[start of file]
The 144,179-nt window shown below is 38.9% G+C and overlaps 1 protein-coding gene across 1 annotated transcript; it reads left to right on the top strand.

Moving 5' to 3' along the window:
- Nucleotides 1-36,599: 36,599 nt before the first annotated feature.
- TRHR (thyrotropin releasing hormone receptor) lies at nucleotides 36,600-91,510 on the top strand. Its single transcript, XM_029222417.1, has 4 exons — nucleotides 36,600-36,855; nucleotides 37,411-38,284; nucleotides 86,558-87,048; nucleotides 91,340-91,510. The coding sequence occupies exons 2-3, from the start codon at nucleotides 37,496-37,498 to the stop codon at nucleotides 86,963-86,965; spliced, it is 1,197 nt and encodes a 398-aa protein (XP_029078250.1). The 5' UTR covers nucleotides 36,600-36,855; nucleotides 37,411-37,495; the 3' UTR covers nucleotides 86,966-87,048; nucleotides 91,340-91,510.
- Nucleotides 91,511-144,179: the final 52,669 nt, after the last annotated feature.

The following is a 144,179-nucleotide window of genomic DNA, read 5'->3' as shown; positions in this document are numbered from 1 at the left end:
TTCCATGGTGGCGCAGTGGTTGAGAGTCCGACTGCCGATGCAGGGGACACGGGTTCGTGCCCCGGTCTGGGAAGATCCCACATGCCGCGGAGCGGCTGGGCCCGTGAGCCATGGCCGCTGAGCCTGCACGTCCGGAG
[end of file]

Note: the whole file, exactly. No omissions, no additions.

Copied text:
The 144,179-nt window shown below is 38.9% G+C and overlaps 1 protein-coding gene across 1 annotated transcript; it reads left to right on the top strand.

Moving 5' to 3' along the window:
- Nucleotides 1-36,599: 36,599 nt before the first annotated feature.
- TRHR (thyrotropin releasing hormone receptor) lies at nucleotides 36,600-91,510 on the top strand. Its single transcript, XM_029222417.1, has 4 exons — nucleotides 36,600-36,855; nucleotides 37,411-38,284; nucleotides 86,558-87,048; nucleotides 91,340-91,510. The coding sequence occupies exons 2-3, from the start codon at nucleotides 37,496-37,498 to the stop codon at nucleotides 86,963-86,965; spliced, it is 1,197 nt and encodes a 398-aa protein (XP_029078250.1). The 5' UTR covers nucleotides 36,600-36,855; nucleotides 37,411-37,495; the 3' UTR covers nucleotides 86,966-87,048; nucleotides 91,340-91,510.
- Nucleotides 91,511-144,179: the final 52,669 nt, after the last annotated feature.

The following is a 144,179-nucleotide window of genomic DNA, read 5'->3' as shown; positions in this document are numbered from 1 at the left end:
TTCCATGGTGGCGCAGTGGTTGAGAGTCCGACTGCCGATGCAGGGGACACGGGTTCGTGCCCCGGTCTGGGAAGATCCCACATGCCGCGGAGCGGCTGGGCCCGTGAGCCATGGCCGCTGAGCCTGCACGTCCGGAG